On the other hand, God is also in the process of working out His purposes. Praise to God, for just as He sustained the exiled Jews by the hope of the glorious New Temple of Ezekiel 40-47 and restored the qahal to Jerusalem, God is sustaining us by the Blessed Hope of Revelation 19-22 and He is presently restoring the ekklesia of the Early Church as the bride of Christ ready for the Lord’s return. The challenge is how do we cooperate with God to do His will at this critical moment of time in history?


There is no doubt that Jesus has won for us the victory in the world but the Church still has to enforce that victory as we live in the tension of what is already (because Christ has come) and what is not yet (because Christ will come again) before the kingdom of God is fully established. The Asian economic crisis taught us clearly that the local churches must take responsibility to think through our true existence as Church of the present and of the future. This calls for serious and collective efforts in self-examination, research, analysis, strategy formulation and organising for change.

The start of any strategic decision process is Situation Appraisal. Jesus said in Luke14:31 “Suppose a king is about to go to war against another king. Will he not first sit down and consider whether he is able with ten thousand men to oppose the one coming against him with twenty thousand?” Indeed, in military warfare, Sun Tze’s advice is: “Know your enemy, know yourself, and your victory will not be threatened. Know the terrain, know the weather, and your victory will be complete.” In management, this is called competitive analysis through SWOT (strengths, weaknesses, opportunities and threats). The objective of such effort is what Paul states in Eph 5:15,16 “Be very careful, then, how you live - not as unwise but as wise, making the most of every opportunity, because the days are evil.”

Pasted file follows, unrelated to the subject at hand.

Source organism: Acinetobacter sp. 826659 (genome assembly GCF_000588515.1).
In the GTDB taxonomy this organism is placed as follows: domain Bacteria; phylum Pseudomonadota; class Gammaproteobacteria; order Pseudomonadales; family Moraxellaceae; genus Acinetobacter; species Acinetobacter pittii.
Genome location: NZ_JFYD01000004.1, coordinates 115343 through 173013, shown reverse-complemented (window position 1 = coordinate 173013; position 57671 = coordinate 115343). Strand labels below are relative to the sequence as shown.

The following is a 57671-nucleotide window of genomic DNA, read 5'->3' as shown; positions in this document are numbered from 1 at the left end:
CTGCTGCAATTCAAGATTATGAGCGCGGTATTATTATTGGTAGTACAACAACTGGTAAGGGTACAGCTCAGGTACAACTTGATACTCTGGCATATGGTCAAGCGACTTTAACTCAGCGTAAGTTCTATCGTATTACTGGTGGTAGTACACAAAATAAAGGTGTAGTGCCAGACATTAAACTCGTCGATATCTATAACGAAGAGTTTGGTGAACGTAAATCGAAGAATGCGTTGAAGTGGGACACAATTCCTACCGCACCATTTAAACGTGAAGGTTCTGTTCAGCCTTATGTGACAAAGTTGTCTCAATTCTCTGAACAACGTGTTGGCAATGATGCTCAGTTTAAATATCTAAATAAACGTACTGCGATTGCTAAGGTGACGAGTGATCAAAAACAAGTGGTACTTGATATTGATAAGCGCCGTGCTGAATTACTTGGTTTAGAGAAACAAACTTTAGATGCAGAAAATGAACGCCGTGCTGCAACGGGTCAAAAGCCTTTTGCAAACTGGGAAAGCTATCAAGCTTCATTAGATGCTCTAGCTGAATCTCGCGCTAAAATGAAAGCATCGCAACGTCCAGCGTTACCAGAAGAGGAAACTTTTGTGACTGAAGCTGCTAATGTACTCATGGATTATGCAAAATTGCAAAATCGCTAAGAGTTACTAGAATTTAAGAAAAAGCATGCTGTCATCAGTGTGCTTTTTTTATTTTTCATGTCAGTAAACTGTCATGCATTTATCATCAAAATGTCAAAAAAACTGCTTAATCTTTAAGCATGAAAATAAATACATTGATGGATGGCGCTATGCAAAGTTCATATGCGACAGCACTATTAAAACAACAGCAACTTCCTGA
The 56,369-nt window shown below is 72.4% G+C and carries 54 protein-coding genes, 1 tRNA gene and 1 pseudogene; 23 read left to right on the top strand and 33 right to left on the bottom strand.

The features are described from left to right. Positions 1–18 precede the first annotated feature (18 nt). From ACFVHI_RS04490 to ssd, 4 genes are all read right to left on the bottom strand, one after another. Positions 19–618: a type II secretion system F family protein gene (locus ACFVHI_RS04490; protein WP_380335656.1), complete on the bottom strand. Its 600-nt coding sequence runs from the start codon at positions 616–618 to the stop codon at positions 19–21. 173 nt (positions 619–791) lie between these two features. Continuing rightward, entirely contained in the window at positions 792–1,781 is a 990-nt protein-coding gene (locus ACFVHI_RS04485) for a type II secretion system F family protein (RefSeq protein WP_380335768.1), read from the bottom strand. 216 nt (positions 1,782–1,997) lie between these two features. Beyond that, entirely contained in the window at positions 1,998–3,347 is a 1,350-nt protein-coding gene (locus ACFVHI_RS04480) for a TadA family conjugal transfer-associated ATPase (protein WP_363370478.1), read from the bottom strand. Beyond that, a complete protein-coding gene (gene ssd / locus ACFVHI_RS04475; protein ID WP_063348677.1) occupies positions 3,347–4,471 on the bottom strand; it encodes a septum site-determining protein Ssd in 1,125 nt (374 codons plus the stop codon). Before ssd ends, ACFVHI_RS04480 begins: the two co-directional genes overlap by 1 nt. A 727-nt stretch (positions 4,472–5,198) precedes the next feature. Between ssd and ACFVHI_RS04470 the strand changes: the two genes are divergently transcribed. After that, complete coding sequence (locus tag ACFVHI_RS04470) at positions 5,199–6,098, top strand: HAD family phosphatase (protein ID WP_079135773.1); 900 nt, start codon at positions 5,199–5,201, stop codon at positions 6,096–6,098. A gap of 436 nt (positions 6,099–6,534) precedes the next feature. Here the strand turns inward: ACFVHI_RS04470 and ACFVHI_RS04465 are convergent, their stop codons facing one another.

Situation Appraisal involves knowing the self, the enemy and the environment. The areas of study are the strengths and weaknesses of the Church and her adversary as well as the opportunities and threats existing or emerging from our environment. Thus far in this paper, we have noted the following:

  1. The Strength of the Church lies in how close we can approximate the three key characteristics of the Early Church because this is the model of the Church that God has revealed to us in the Bible.

  2. The Weakness of the Church is our tendency to allow the forces of secularisation to shape our lives and faith and become totally overwhelmed and syncretised by the dominant values of the world’s culture.

  3. The Strength of the Enemy is that he is more knowledgeable and wiser than anyone of us and we can win only by spiritual warfare and doing things God’s way.

  4. The Weakness of the Enemy is that “we are not ignorant of his devices.” (2 Cor 2:11) God has revealed to us Satan’s main strategies and attacking the enemy’s main strategies is the first goal in any form of combat. No team wins a game by just defending its goalmouth!

  5. The main Opportunities before us include the following: (a) Mission Field: We live within the 10/40 Window which houses 60% of the world population forming 97% of the least evangelised countries. (Source: Youth With A Mission Target 2000) Only an estimated 7% of the Asian population are Christians! (b) Spiritual Hunger: High Tech is bringing about a greater sense of spiritual meaninglessness and hunger amongst the people of the world. (c) Scenario Projection: God has revealed to us the trend of things to come in the last days so that we can have farsighted accuracy in our scenario projections to meet the challenges ahead.